Her name is Rehana. She is not just a girl, but she’s a brave warrior. She fights alongside the Kurds and protects her people from ISIS, killing over 100 IS terrorists in Northern Syria. In her famous picture she wears a smile, a peace sign, and a military uniform. Rehana’s image has exploded across social media including followers from all over the world who know her as Angel of Kobane. But is this famous news story of a female hero real or is Rehana just a myth?
The truth is…it’s still unclear. What we do know is that the smiling woman in the picture features a real girl from Kobane, but the reality of her story is far from what it’s portrayed to be.
Her real name is still unknown, but a Swedish journalist Carl Drott, had met the young women, while in Kobane, moments before the photo was taken. In a recent BBC article, Drott explains that she is not a front line fighter in the Kurdish army at all. The woman known as Rehana was actually a member of the Kurdish police force, and the photo was taken at a ceremony for volunteers. Drott said “She came up to me and said she used to study law in Aleppo but that Islamic State had killed her father so she had decided to join these forces herself”. Drott later states he was unable to catch her name or speak to her further after the ceremony had ended and the photograph was taken.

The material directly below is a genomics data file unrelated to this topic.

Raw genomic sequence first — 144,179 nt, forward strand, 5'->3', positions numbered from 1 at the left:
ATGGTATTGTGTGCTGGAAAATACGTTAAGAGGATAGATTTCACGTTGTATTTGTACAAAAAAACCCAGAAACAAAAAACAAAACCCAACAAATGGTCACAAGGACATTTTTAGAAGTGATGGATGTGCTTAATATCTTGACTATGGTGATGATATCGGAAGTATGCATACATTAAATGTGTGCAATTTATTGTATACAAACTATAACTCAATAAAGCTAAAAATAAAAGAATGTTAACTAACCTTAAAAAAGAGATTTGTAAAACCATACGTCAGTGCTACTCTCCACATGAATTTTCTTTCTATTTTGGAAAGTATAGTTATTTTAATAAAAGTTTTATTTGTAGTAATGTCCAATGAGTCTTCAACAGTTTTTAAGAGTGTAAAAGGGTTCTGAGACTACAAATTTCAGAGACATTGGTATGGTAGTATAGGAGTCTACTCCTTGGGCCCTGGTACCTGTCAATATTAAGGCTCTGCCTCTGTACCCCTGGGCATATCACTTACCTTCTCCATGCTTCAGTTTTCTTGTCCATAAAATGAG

The possibility of the Angel of Kobani killing 100 ISIS terrorists is quite unlikely, but the image represents much more. It symbolizes what the fearful people want to believe. The Kurds pose a strong threat to ISIS, and their military is currently fighting off the advancements of the terrorist group into Turkey through the city of Kobane, Syria. This photo and others like it give the people hope and stories to tell, when there is so little information and truth available to them.
In recent news, ISIS posted a picture to their twitter of a rebel holding the head of a young woman and claimed to have beheaded Rehana. Social media quickly reacted and rumors rapidly spread. Friends of the photographed woman have come forth to the media announcing that “Rehana” is alive and well in Turkey. They have told the media that her name is not Rehana and the picture posted by ISIS was of a different woman.
The “Rehana” photo shows the power of social media and propaganda in our technological age. Mythical war heroes and propaganda have existed for hundreds of years, but the Internet and social media have given it a new platform, extending the impact of propaganda far beyond a local audience. The amount of journalists in Kobane is limited, making true accounts of the war hard to come by, so the question still lingers, is there a Rehana out there? IS she alive? If so, is she the courageous heroine her followers speak of?